Mortensen and Ali both give fabulous performances in this feel-good road-trip drama that's part buddy comedy, part history lesson, and part social commentary on friendship and race. Director Peter Farrelly, best known for raunchy comedies like There's Something About Mary, brings out the humor in Tony and Dr. Shirley's interactions; he allows the actors to shine in completely opposing ways. Mortensen, who reportedly gained more than 30 pounds for the role, immerses himself in showy Bronx bravado, while Ali is a picture of nuanced restraint, with plenty of emotion simmering beneath the surface. Both portrayals are award-worthy, as are Ali's musical performances (he went through extensive piano training to pull them off).

It's not easy to revisit a time in history when gifted black artists could entertain all-white crowds but not sit or dine among them -- or even use the same bathroom. Dr. Shirley refuses to lower himself via vulgarity or even by listening to popular music (he can't tell Aretha Franklin from Chubby Checker), and he fully understands that the moment he steps off stage, he's just another black man to the white audiences who moments earlier applauded his talent. While Tony isn't in the role of the dreaded "white savior," Green Book's story is more about him than Dr. Shirley, who's infinitely more self-aware -- and also more of a mystery. It feels like a bit of a missed opportunity that Dr. Shirley's personal life isn't explored via more than a couple of references to his estranged brother and a failed marriage and one poignant monologue about not fitting into either white or black society. Especially considering that viewers meet nearly all of Tony's large Italian family, including his more open-minded wife, Dolores (Linda Cardellini), to whom he writes (with help from Dr. Shirley) increasingly poetic love letters from the road. Really, the entire movie is a love letter of sorts -- to a friendship that's a reminder that the world needs more empathy and human connection ... not to mention mind-blowing music.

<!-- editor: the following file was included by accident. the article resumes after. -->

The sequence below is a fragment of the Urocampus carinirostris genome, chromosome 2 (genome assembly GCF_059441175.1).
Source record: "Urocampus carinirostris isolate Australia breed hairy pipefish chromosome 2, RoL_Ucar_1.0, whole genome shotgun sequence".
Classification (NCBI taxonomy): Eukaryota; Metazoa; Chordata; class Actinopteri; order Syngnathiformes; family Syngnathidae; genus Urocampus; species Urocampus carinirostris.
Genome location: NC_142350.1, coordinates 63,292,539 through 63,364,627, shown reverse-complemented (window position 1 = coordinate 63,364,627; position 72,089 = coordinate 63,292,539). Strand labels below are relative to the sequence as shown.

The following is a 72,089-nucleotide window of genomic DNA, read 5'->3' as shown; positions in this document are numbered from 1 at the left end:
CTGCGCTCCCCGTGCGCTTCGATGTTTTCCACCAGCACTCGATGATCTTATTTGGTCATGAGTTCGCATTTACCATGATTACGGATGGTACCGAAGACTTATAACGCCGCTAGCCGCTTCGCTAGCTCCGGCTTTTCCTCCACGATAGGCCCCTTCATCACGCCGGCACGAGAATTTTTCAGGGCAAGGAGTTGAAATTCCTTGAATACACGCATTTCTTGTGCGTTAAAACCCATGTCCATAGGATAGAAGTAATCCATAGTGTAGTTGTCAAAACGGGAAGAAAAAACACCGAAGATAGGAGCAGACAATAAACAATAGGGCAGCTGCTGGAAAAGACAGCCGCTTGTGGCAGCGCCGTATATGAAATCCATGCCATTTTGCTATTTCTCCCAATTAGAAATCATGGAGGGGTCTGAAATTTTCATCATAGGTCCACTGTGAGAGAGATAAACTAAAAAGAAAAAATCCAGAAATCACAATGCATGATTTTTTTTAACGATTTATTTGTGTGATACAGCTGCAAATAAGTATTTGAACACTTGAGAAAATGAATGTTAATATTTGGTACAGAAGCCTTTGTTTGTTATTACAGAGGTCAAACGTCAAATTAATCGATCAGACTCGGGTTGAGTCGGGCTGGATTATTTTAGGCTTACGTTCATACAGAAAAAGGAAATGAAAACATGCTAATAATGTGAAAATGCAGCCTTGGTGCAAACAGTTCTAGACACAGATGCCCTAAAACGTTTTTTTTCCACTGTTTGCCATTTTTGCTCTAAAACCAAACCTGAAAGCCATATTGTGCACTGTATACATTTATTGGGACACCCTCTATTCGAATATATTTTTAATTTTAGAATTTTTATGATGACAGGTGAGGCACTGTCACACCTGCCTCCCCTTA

Talk to your kids about ...

  • Families can talk about the violence in Green Book. What effect does it have? What does it mean for the story? What's the impact of media violence on kids?

  • How does the movie address and handle the topics of race and segregation? What about class? How does Dr. Shirley defy others' prejudices and expectations?

  • Which characters do you consider role models? What character strengths do they display? How do both main characters show empathy?

  • Some have criticized the movie for the fact that, despite the title, it focuses more on Tony's life than Dr. Shirley's. And some of Dr. Shirley's relatives have taken issue with how he's portrayed in the film. Why do you think filmmakers might choose to alter facts when making a movie? How can you find out more about what happened?

  • How have things changed since the movie's 1960s setting? How haven't they?

Movie details